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Spam, phishing, spyware pose threats to government cybersecurity

By Jim Kouri
web posted April 30, 2007

Federal agencies are facing emerging cybersecurity threats that are the result of increasingly sophisticated methods of attack and the blending of once distinct types of attack into more complex and damaging forms.

Examples of these threats include spam (unsolicited commercial e-mail), phishing (fraudulent messages to obtain personal or sensitive data), and spyware (software that monitors user activity without user knowledge or consent).

To address these issues, security experts were asked to determine (1) the potential risks to federal systems from these emerging cybersecurity threats, (2) the federal agencies' perceptions of risk and their actions to mitigate them, (3) federal and private-sector actions to address the threats on a national level, and (4) government-wide challenges to protecting federal systems from these threats.

Spam, phishing, and spyware pose security risks to federal information systems. Spam consumes significant resources and is used as a delivery mechanism for other types of cyberattacks; phishing can lead to identity theft, loss of sensitive information, and reduced trust and use of electronic government services; and spyware can capture and release sensitive data, make unauthorized changes, and decrease system performance.

The blending of these threats creates additional risks that cannot be easily mitigated with currently available tools. Agencies' perceptions of the risks of spam, phishing, and spyware vary.

In addition, most agencies were not applying the information security program requirements of the Federal Information Security Management Act of 2002 (FISMA) to these emerging threats, including performing risk assessments, implementing effective mitigating controls, providing security awareness training, and ensuring that their incident-response plans and procedures addressed these threats.

Several entities within the federal government and the private sector have begun initiatives to address these emerging threats. These efforts range from educating consumers to targeting cybercrime. Similar efforts are not, however, being made to assist and educate federal agencies. Although federal agencies are required to report incidents to a central federal entity, they are not consistently reporting incidents of emerging cybersecurity threats.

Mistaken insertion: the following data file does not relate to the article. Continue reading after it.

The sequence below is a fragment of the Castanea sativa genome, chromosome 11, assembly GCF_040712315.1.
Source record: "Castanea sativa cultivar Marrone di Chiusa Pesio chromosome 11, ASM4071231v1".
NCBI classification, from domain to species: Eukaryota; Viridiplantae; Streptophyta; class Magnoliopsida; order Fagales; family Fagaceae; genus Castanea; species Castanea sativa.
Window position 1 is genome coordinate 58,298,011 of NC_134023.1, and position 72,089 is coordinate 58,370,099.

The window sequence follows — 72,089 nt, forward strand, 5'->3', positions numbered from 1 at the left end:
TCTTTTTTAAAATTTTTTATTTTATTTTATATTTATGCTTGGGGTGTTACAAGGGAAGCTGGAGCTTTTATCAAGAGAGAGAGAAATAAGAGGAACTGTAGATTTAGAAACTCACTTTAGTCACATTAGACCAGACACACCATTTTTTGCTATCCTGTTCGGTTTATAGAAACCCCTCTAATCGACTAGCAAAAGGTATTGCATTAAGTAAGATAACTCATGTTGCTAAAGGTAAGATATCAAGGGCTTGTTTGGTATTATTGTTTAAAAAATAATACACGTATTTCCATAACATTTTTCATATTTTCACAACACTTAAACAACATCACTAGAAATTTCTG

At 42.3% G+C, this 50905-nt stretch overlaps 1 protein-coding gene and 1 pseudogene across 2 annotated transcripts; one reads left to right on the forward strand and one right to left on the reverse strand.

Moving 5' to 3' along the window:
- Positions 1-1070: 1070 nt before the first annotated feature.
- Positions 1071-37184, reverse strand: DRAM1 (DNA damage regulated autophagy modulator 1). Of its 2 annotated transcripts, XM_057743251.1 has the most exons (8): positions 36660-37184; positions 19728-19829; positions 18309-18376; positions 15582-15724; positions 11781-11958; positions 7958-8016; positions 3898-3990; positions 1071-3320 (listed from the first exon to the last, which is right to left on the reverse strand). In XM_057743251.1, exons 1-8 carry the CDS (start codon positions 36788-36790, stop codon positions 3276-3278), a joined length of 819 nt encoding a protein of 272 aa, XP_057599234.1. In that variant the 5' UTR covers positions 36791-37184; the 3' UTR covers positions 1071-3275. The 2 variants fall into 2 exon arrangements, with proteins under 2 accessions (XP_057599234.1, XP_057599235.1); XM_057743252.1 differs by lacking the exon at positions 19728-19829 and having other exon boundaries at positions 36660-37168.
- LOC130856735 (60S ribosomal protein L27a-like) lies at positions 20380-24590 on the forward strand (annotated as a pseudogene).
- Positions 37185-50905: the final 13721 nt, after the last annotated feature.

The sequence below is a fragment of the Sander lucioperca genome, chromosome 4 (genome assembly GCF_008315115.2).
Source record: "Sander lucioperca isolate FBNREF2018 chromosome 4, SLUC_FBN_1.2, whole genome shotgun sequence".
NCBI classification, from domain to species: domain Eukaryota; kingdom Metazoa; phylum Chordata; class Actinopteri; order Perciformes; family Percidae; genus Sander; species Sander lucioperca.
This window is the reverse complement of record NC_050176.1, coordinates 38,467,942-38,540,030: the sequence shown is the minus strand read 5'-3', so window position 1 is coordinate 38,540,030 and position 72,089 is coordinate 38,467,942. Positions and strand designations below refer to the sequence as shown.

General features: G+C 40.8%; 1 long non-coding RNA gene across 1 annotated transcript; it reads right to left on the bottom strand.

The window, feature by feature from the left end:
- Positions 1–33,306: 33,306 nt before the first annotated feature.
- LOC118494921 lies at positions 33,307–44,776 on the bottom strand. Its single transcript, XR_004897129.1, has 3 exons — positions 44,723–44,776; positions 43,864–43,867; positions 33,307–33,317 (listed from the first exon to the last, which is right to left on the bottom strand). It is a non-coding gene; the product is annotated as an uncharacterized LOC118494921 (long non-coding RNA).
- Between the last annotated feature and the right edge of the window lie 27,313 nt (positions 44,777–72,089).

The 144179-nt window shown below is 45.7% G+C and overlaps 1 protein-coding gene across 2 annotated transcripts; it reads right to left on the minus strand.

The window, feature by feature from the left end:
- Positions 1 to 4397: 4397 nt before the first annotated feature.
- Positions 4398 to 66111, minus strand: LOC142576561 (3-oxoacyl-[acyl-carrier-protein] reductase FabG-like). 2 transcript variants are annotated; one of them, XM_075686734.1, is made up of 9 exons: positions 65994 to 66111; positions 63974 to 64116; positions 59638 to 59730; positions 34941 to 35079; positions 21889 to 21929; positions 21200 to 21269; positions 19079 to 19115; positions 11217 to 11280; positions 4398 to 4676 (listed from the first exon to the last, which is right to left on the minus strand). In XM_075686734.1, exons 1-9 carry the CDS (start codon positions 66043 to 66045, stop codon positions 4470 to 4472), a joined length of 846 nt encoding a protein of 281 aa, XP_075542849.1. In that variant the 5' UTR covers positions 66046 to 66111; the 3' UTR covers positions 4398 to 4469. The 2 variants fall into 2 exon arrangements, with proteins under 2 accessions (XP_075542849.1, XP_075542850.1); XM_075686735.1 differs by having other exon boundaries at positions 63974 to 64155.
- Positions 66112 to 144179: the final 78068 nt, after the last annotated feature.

The Office Management and Budget (OMB) and the Department of Homeland Security (DHS) share responsibility for the federal government's capability to detect, analyze, and respond to cybersecurity incidents. However, governmentwide guidance has not been issued to clarify to agencies which incidents they should be reporting, as well as how and to whom they should report.

Without effective coordination, the federal government is limited in its ability to identify and respond to emerging cybersecurity threats, including sophisticated and coordinated attacks that target multiple federal entities.

The Department of Homeland Security Authorization Act of 2005, approved unanimously by the Committee on Homeland Security and passed 424-4 by the House of Representatives, creates an Assistant Secretary for Cybersecurity with the necessary powers and duties to effectively carry out the cybersecurity missions of the Department. The newly created position will allow for higher level input into national policy decisions and provide a single visible point of contact within the federal government to improve interactions with the private sector-directly.

Sources: Department of Homeland Security, Government Accountability Office, Office of Budget and Management, National Security Institute, Computer Crime Research Center, National Association of Chiefs of Police ESR

Jim Kouri, CPP is currently fifth vice-president of the National Association of Chiefs of Police and he's a staff writer for the New Media Alliance. He's former chief at a New York City housing project in Washington Heights nicknamed "Crack City" by reporters covering the drug war in the 1980s. In addition, he served as director of public safety at a New Jersey university and director of security for several major organizations. He's also served on the National Drug Task Force and trained police and security officers throughout the country. Kouri writes for many police and security magazines including Chief of Police, Police Times, The Narc Officer and others. He's a news writer for TheConservativeVoice.Com and PHXnews.com. He's also a columnist for AmericanDaily.Com, MensNewsDaily.Com, MichNews.Com, and he's syndicated by AXcessNews.Com. He's appeared as on-air commentator for over 100 TV and radio news and talk shows including Oprah, McLaughlin Report, CNN Headline News, MTV, Fox News, etc. His book Assume The Position is available at Amazon.Com. Kouri's own website is located at http://jimkouri.us.


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